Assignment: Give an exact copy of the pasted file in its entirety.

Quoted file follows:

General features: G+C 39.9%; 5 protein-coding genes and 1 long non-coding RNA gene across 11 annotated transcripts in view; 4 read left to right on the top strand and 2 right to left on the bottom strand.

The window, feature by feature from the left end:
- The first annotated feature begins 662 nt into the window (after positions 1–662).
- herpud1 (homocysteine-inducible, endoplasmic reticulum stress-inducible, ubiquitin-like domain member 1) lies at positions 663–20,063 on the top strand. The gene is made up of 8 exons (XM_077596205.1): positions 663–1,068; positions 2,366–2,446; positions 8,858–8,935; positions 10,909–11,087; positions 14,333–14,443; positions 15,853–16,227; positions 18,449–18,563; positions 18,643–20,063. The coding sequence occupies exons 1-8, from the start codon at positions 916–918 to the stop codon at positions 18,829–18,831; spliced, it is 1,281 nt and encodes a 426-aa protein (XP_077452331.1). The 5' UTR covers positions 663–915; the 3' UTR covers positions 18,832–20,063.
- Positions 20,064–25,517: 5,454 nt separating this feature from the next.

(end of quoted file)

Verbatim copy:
General features: G+C 39.9%; 5 protein-coding genes and 1 long non-coding RNA gene across 11 annotated transcripts in view; 4 read left to right on the top strand and 2 right to left on the bottom strand.

The window, feature by feature from the left end:
- The first annotated feature begins 662 nt into the window (after positions 1–662).
- herpud1 (homocysteine-inducible, endoplasmic reticulum stress-inducible, ubiquitin-like domain member 1) lies at positions 663–20,063 on the top strand. The gene is made up of 8 exons (XM_077596205.1): positions 663–1,068; positions 2,366–2,446; positions 8,858–8,935; positions 10,909–11,087; positions 14,333–14,443; positions 15,853–16,227; positions 18,449–18,563; positions 18,643–20,063. The coding sequence occupies exons 1-8, from the start codon at positions 916–918 to the stop codon at positions 18,829–18,831; spliced, it is 1,281 nt and encodes a 426-aa protein (XP_077452331.1). The 5' UTR covers positions 663–915; the 3' UTR covers positions 18,832–20,063.
- Positions 20,064–25,517: 5,454 nt separating this feature from the next.